Read his article at this link.

Join 217 Films at the Smithsonian American Art Museum on June 17 at 6:30pm to see remarkable scenes from Orson Welles’ WPA production of “Macbeth” in our new film “Enough to Live On: The Arts of the WPA.”

The actor Jack Carter as Macbeth.
The film celebrates the eightieth anniversary of the WPA and the Federal Art Project and tells the story of how the New Deal used the arts to bring a message of hope and recovery to the American people (2015, 94 minutes).



Filmmaker Michael Maglaras will introduce the film and a reception will follow.

Join a docent-led tour of the museum’s New Deal artworks before the screening.

The full details of this free screening at the Smithsonian are at this link.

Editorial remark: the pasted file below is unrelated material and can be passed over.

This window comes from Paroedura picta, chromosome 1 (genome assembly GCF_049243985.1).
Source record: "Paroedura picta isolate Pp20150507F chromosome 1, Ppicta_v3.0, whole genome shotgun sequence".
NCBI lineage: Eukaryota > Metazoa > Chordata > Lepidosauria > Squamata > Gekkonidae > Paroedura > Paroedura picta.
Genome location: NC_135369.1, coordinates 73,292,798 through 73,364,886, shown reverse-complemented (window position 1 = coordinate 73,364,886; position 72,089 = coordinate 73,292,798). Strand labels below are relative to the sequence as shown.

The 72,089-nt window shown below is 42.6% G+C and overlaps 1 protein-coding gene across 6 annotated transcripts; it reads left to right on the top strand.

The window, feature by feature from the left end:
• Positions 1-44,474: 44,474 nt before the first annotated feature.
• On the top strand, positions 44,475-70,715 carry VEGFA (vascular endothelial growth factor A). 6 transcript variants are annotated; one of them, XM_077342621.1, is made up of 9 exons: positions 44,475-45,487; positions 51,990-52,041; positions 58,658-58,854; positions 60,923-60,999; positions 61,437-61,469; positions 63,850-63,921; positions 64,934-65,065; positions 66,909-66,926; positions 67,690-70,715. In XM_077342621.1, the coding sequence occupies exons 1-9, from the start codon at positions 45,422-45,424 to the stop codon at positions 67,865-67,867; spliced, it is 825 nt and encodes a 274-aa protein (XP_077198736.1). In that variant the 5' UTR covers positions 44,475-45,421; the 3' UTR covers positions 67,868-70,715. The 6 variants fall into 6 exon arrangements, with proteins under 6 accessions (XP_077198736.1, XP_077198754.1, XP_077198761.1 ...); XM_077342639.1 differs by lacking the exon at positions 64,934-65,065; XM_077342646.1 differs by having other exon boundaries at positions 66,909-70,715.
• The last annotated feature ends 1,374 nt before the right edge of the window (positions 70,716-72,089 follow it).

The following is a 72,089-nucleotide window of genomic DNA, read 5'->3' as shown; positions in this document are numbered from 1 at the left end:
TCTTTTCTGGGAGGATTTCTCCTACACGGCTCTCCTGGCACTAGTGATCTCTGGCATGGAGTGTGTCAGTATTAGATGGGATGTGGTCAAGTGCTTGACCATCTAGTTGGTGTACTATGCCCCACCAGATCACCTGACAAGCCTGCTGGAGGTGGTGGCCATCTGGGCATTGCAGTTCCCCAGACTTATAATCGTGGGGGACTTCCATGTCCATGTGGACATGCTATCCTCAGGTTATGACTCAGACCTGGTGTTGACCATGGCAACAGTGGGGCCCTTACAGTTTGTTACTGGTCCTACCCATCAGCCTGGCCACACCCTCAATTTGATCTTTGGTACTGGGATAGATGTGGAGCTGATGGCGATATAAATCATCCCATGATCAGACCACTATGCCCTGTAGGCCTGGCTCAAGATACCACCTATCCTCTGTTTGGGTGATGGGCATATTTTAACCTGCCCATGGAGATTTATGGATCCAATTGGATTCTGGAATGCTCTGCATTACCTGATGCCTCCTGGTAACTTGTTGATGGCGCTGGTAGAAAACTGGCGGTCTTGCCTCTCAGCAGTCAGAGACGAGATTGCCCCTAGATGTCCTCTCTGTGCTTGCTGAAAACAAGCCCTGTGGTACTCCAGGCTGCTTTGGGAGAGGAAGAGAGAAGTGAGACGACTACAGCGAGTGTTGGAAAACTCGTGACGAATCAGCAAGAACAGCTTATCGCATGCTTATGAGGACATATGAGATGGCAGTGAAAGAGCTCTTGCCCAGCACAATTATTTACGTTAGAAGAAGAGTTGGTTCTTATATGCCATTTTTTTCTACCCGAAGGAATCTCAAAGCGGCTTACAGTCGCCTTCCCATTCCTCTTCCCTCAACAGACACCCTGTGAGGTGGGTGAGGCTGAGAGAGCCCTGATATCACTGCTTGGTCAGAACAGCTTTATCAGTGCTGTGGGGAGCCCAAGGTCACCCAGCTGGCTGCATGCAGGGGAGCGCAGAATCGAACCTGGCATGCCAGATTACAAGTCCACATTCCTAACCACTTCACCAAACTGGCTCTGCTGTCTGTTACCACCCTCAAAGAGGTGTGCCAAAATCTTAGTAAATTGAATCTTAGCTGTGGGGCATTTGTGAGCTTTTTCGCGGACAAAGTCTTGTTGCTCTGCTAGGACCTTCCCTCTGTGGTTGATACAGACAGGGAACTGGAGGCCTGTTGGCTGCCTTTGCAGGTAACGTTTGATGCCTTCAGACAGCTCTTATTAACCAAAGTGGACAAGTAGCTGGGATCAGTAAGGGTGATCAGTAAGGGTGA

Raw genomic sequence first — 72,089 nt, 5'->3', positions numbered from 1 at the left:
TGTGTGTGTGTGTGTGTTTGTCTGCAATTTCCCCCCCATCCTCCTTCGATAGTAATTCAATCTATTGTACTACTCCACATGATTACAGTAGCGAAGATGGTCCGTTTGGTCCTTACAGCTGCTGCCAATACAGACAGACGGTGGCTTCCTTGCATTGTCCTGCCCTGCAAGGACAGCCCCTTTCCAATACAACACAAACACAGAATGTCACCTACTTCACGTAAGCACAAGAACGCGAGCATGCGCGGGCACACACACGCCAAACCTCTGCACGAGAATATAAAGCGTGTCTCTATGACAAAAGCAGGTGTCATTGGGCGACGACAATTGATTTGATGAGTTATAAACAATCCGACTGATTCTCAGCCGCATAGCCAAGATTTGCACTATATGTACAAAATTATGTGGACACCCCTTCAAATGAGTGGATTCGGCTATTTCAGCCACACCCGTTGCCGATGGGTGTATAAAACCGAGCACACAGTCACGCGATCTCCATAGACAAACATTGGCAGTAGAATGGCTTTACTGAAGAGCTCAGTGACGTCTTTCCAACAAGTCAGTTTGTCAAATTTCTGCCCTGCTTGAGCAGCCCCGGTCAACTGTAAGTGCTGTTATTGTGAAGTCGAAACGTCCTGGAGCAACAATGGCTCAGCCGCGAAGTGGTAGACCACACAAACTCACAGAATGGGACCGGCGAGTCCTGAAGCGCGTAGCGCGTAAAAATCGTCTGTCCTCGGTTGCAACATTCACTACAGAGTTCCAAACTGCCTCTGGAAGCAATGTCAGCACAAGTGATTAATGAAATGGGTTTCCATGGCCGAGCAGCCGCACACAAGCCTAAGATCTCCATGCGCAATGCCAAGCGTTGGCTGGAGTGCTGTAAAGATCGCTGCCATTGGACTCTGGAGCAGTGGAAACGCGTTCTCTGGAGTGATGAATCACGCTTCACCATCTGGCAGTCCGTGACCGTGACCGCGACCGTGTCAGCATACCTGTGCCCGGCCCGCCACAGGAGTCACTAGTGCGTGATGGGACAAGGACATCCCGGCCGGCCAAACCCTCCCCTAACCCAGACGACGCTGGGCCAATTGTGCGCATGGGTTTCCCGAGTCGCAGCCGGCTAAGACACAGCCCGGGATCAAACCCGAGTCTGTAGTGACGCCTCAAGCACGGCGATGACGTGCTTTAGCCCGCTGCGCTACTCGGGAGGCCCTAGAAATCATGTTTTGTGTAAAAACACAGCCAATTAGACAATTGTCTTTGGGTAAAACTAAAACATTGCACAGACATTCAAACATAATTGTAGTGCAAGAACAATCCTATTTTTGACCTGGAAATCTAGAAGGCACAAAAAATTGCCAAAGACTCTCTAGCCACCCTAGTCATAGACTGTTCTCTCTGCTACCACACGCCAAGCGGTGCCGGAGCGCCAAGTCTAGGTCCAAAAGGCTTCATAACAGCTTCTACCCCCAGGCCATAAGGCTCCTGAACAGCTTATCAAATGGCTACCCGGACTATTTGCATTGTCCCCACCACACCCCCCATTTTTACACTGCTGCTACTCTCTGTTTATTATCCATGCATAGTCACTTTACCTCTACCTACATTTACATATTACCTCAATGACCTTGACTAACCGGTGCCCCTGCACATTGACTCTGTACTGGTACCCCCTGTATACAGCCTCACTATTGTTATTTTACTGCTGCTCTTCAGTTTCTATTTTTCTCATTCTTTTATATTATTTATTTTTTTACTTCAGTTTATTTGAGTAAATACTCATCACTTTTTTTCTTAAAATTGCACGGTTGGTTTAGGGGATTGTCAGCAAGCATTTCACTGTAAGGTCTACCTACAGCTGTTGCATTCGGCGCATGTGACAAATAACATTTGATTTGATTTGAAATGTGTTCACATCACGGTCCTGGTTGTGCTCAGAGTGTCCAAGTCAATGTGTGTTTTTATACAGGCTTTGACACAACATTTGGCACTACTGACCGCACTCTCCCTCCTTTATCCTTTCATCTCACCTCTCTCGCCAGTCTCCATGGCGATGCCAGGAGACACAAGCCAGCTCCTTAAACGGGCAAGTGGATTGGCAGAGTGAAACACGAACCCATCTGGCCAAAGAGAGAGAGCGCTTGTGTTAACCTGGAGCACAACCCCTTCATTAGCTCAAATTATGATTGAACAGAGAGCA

Wednesday, May 13, 2015

Director's Statement - Enough to Live On: The Arts of the WPA

By Michael Maglaras

Eighty years ago in 1935, as we were in the middle of the Great American Depression, many people asked whether America’s best days were behind her.

From time to time, as I am stunned by what I see and read in today’s news, I ask that same question, as I am sure many of you do. It is not a rhetorical question. It is a question worth asking…are America’s best days behind her?

Franklin Roosevelt was convinced that the way to rebuild our confidence in ourselves was to return us to work. Labor. Toil. Effort. On May 6, 1935, FDR signed an executive order authorizing the creation of the Works Progress Administration…the WPA.

 It was an effort aimed at simply putting us all back to work. That effort included, by August 1935, artists, musicians, writers, actors, and others who could have been handed a pick or shovel, but instead were handed an opportunity, through their art, to help us understand what had happened to us in October 1929, what we were continuing to endure, and, through our engagement with the arts of the WPA, understand how we could dig ourselves out of the horrific mess we had so blithely gotten ourselves into.